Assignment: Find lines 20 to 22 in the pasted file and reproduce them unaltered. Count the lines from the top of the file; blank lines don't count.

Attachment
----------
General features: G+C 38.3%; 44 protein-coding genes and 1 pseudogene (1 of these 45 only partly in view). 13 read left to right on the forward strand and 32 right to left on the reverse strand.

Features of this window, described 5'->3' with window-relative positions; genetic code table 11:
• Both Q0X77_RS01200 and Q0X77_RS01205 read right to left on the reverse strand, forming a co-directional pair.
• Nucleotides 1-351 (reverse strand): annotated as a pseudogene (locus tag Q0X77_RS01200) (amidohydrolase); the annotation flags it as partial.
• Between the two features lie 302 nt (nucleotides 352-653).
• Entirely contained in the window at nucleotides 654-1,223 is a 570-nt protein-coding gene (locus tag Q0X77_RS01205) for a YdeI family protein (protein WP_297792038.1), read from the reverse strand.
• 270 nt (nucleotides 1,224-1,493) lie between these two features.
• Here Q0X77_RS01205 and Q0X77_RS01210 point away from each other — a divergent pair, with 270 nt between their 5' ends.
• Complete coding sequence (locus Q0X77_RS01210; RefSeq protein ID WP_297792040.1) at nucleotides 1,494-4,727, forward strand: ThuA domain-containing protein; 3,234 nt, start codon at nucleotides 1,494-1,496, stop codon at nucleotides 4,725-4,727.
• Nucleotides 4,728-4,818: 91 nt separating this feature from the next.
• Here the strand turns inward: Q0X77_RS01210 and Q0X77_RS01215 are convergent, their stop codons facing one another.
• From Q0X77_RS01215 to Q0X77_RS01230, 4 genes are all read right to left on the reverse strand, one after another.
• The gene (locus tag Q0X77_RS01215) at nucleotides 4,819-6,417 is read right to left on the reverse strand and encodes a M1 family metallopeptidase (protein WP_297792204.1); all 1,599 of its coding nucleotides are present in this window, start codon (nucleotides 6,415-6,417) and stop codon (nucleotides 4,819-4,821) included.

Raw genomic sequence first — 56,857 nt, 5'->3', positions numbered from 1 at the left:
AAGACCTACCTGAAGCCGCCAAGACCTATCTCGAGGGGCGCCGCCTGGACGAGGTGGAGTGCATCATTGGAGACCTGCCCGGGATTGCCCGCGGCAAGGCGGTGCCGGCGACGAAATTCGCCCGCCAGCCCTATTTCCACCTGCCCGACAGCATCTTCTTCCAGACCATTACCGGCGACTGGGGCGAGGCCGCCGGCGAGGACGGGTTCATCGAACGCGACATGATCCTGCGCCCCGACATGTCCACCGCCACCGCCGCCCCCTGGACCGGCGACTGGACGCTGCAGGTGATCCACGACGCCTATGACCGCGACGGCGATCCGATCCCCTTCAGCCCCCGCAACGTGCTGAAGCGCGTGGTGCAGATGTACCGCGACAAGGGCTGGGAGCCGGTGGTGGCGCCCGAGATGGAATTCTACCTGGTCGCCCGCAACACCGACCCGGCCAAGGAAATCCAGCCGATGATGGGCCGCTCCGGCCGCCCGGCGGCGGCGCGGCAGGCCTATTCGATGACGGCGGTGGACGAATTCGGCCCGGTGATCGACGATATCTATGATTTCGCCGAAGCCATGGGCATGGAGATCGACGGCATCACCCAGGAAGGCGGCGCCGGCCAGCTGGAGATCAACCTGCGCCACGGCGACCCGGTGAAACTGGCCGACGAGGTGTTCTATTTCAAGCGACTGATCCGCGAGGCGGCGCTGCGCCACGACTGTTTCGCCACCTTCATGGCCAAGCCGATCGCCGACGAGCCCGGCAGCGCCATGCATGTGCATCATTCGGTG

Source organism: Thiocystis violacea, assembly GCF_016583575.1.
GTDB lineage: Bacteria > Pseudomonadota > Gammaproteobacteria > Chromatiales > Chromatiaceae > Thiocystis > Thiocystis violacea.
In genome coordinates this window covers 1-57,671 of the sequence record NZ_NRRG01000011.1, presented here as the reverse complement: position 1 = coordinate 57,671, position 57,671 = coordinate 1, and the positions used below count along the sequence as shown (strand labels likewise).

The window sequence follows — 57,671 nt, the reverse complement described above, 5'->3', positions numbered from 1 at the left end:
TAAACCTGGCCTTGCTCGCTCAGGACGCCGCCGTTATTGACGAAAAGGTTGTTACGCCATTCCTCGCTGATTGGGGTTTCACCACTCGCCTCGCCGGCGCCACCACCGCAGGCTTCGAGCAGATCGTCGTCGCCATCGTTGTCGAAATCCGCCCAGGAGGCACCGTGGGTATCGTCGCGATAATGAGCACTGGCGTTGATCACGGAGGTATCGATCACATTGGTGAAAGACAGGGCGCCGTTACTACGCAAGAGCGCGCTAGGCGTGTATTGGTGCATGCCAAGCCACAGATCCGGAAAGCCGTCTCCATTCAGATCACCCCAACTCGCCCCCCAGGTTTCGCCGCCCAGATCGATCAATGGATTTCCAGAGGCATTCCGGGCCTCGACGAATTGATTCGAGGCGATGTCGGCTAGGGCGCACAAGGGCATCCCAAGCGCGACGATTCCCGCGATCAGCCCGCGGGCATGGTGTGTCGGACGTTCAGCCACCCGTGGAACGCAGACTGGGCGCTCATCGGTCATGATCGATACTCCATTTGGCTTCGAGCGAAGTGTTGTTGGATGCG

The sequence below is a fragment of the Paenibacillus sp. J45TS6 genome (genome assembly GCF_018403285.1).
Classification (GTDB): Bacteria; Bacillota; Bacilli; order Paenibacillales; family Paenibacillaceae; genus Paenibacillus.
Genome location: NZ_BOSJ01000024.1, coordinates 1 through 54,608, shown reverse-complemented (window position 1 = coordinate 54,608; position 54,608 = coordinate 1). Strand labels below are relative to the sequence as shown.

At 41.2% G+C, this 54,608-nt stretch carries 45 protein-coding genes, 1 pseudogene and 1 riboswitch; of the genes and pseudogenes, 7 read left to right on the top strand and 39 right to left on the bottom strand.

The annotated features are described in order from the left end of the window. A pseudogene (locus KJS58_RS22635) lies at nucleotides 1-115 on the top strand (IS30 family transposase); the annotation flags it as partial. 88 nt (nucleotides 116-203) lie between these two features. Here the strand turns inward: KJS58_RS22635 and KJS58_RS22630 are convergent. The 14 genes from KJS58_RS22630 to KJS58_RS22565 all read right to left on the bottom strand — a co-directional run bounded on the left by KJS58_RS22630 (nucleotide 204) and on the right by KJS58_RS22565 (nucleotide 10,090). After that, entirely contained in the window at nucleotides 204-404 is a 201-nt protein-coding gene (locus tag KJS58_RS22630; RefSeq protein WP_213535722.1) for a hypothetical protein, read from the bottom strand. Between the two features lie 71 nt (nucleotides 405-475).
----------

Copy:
TAAACCTGGCCTTGCTCGCTCAGGACGCCGCCGTTATTGACGAAAAGGTTGTTACGCCATTCCTCGCTGATTGGGGTTTCACCACTCGCCTCGCCGGCGCCACCACCGCAGGCTTCGAGCAGATCGTCGTCGCCATCGTTGTCGAAATCCGCCCAGGAGGCACCGTGGGTATCGTCGCGATAATGAGCACTGGCGTTGATCACGGAGGTATCGATCACATTGGTGAAAGACAGGGCGCCGTTACTACGCAAGAGCGCGCTAGGCGTGTATTGGTGCATGCCAAGCCACAGATCCGGAAAGCCGTCTCCATTCAGATCACCCCAACTCGCCCCCCAGGTTTCGCCGCCCAGATCGATCAATGGATTTCCAGAGGCATTCCGGGCCTCGACGAATTGATTCGAGGCGATGTCGGCTAGGGCGCACAAGGGCATCCCAAGCGCGACGATTCCCGCGATCAGCCCGCGGGCATGGTGTGTCGGACGTTCAGCCACCCGTGGAACGCAGACTGGGCGCTCATCGGTCATGATCGATACTCCATTTGGCTTCGAGCGAAGTGTTGTTGGATGCG

The sequence below is a fragment of the Paenibacillus sp. J45TS6 genome (genome assembly GCF_018403285.1).
Classification (GTDB): Bacteria; Bacillota; Bacilli; order Paenibacillales; family Paenibacillaceae; genus Paenibacillus.